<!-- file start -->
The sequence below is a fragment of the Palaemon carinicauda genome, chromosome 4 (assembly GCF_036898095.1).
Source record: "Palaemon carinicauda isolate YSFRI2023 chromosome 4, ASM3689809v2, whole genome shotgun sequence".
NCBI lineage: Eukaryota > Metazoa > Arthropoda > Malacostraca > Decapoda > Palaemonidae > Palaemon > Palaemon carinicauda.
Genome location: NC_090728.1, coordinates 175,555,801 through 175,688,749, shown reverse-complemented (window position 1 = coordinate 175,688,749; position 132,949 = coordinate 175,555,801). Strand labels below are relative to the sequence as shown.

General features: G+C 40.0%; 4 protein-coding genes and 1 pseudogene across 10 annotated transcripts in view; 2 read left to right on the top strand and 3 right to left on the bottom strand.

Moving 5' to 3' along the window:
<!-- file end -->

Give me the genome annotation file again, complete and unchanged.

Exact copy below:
The sequence below is a fragment of the Palaemon carinicauda genome, chromosome 4 (assembly GCF_036898095.1).
Source record: "Palaemon carinicauda isolate YSFRI2023 chromosome 4, ASM3689809v2, whole genome shotgun sequence".
NCBI lineage: Eukaryota > Metazoa > Arthropoda > Malacostraca > Decapoda > Palaemonidae > Palaemon > Palaemon carinicauda.
Genome location: NC_090728.1, coordinates 175,555,801 through 175,688,749, shown reverse-complemented (window position 1 = coordinate 175,688,749; position 132,949 = coordinate 175,555,801). Strand labels below are relative to the sequence as shown.

General features: G+C 40.0%; 4 protein-coding genes and 1 pseudogene across 10 annotated transcripts in view; 2 read left to right on the top strand and 3 right to left on the bottom strand.

Moving 5' to 3' along the window: